Monday, 21 September 2015

Fish Farms Negative to BC Economy - Updated Sept 27, 2015

I have pointed out for years, that when sewage and other costs are taken into account, that fish farms are a negative on the economy. My estimate, for sewage in BC, is $10.4 Billion that we, taxpayers, absorb.

I did a lot of research into sewage around the world before being willing to believe my own estimate. Here is one of my articles that details the negative effects on BC's economy from fish farms:

Look at the Index in October 2014 for past articles on sewage, or cruise 2015 for my articles on sewage cost in BC, as well as low or negative job effects and so on. For an article of mine that details the lopsided revenue picture, with wild fish revenue towering over farmed fish:

Here is an article that gives you more references to follow up on the negative costs of fish farming on the economy. It is vastly negative in BC, on sewage cost alone. And the BC Stats article that compares the fishing sectors, noted that all of aquaculture is worth only $61.9 M to the economy while the commercial, processing and sport sector are more than $600 M economic effect, fully 90% of all activity surrounding the fish resource. (For the BC Stats Report:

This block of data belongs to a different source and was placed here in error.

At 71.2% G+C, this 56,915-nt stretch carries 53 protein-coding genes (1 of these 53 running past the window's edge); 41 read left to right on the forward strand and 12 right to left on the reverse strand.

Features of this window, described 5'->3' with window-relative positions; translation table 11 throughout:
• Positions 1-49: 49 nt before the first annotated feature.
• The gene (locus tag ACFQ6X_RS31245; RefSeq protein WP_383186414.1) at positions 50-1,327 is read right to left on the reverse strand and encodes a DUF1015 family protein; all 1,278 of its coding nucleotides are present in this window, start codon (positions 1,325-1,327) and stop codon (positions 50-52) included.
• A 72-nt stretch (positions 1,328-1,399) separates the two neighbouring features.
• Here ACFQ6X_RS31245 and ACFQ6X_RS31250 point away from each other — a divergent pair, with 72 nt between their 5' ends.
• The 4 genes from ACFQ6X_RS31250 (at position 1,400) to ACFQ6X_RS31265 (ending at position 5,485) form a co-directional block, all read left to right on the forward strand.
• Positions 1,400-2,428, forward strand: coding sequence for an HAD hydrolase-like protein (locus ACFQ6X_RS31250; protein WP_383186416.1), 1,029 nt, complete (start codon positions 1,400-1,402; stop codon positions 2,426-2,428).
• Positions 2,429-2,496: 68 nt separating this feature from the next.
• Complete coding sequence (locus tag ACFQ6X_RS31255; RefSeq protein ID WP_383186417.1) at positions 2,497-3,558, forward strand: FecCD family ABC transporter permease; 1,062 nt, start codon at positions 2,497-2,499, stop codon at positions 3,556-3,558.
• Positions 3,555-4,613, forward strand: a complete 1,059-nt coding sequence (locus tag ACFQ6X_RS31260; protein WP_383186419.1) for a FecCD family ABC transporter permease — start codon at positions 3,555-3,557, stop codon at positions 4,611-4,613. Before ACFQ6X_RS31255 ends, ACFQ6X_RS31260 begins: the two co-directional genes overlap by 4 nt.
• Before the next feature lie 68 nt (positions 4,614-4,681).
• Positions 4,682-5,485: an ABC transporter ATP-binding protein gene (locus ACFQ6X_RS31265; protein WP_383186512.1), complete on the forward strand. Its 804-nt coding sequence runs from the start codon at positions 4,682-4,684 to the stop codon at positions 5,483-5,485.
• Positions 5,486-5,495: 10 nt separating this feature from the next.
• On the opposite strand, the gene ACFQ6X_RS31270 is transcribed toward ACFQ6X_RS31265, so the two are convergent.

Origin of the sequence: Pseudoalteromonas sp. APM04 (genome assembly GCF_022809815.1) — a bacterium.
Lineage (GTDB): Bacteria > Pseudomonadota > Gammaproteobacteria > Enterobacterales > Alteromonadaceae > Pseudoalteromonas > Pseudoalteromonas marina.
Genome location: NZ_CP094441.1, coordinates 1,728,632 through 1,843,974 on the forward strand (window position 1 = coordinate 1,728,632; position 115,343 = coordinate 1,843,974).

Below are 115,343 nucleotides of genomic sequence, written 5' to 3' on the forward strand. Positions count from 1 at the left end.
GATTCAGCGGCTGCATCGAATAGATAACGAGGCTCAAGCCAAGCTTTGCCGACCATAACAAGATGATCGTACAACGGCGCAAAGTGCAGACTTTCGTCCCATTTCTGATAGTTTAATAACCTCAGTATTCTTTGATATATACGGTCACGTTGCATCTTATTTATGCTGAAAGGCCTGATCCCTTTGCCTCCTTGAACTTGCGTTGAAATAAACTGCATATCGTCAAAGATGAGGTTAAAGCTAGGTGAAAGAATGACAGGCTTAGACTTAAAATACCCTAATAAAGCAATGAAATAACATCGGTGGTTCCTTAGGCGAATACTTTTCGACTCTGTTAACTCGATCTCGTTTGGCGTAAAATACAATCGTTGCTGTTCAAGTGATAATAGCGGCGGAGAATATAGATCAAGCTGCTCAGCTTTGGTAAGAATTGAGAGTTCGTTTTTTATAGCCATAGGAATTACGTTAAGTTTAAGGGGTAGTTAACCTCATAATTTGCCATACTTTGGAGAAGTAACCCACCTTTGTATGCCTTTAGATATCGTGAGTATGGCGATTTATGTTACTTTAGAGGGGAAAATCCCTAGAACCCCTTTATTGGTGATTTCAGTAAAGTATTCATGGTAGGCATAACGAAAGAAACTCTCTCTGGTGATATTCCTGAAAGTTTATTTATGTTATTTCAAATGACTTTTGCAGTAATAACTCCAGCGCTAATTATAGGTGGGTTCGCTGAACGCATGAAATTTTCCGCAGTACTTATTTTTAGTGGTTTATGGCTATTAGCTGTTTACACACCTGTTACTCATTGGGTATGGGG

When the heavy environmental damage they cause is taken into account, fish farming operations often are found to generate more costs than revenues.
One study found that aquaculture in Sweden’s coastal waters “is not only ecologically but also economically unsustainable.” Another report concluded that fish farming in a Chinese lake is an “economically irrational choice from the perspective of the whole society, with an unequal tradeoff between environmental costs and economic benefits.” Simply put, aquaculture drives heavy ecological harms and these cost society money. In the U.S., fish farming drives hidden costs of roughly $700 million each year – or half the annual production value of fish farming operations.

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